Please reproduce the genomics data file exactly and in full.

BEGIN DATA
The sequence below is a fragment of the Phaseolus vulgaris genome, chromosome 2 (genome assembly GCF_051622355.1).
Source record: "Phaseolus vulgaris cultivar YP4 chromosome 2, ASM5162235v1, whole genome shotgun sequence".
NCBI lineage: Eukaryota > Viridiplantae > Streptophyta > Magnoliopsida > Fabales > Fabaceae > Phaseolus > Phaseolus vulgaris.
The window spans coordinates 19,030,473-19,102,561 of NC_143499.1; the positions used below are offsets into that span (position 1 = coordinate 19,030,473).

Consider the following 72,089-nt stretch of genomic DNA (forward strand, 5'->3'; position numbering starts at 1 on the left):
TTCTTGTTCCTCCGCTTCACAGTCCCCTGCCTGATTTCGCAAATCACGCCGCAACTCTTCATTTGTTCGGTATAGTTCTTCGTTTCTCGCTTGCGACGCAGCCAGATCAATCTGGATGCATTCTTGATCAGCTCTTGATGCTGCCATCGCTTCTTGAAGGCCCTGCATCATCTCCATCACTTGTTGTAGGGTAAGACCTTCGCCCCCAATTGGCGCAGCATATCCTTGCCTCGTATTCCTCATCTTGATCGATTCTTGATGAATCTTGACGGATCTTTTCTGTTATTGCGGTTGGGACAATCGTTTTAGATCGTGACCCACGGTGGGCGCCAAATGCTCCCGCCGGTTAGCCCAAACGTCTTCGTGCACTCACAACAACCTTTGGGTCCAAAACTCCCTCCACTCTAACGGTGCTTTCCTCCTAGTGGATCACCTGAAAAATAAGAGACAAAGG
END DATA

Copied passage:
The sequence below is a fragment of the Phaseolus vulgaris genome, chromosome 2 (genome assembly GCF_051622355.1).
Source record: "Phaseolus vulgaris cultivar YP4 chromosome 2, ASM5162235v1, whole genome shotgun sequence".
NCBI lineage: Eukaryota > Viridiplantae > Streptophyta > Magnoliopsida > Fabales > Fabaceae > Phaseolus > Phaseolus vulgaris.
The window spans coordinates 19,030,473-19,102,561 of NC_143499.1; the positions used below are offsets into that span (position 1 = coordinate 19,030,473).

Consider the following 72,089-nt stretch of genomic DNA (forward strand, 5'->3'; position numbering starts at 1 on the left):
TTCTTGTTCCTCCGCTTCACAGTCCCCTGCCTGATTTCGCAAATCACGCCGCAACTCTTCATTTGTTCGGTATAGTTCTTCGTTTCTCGCTTGCGACGCAGCCAGATCAATCTGGATGCATTCTTGATCAGCTCTTGATGCTGCCATCGCTTCTTGAAGGCCCTGCATCATCTCCATCACTTGTTGTAGGGTAAGACCTTCGCCCCCAATTGGCGCAGCATATCCTTGCCTCGTATTCCTCATCTTGATCGATTCTTGATGAATCTTGACGGATCTTTTCTGTTATTGCGGTTGGGACAATCGTTTTAGATCGTGACCCACGGTGGGCGCCAAATGCTCCCGCCGGTTAGCCCAAACGTCTTCGTGCACTCACAACAACCTTTGGGTCCAAAACTCCCTCCACTCTAACGGTGCTTTCCTCCTAGTGGATCACCTGAAAAATAAGAGACAAAGG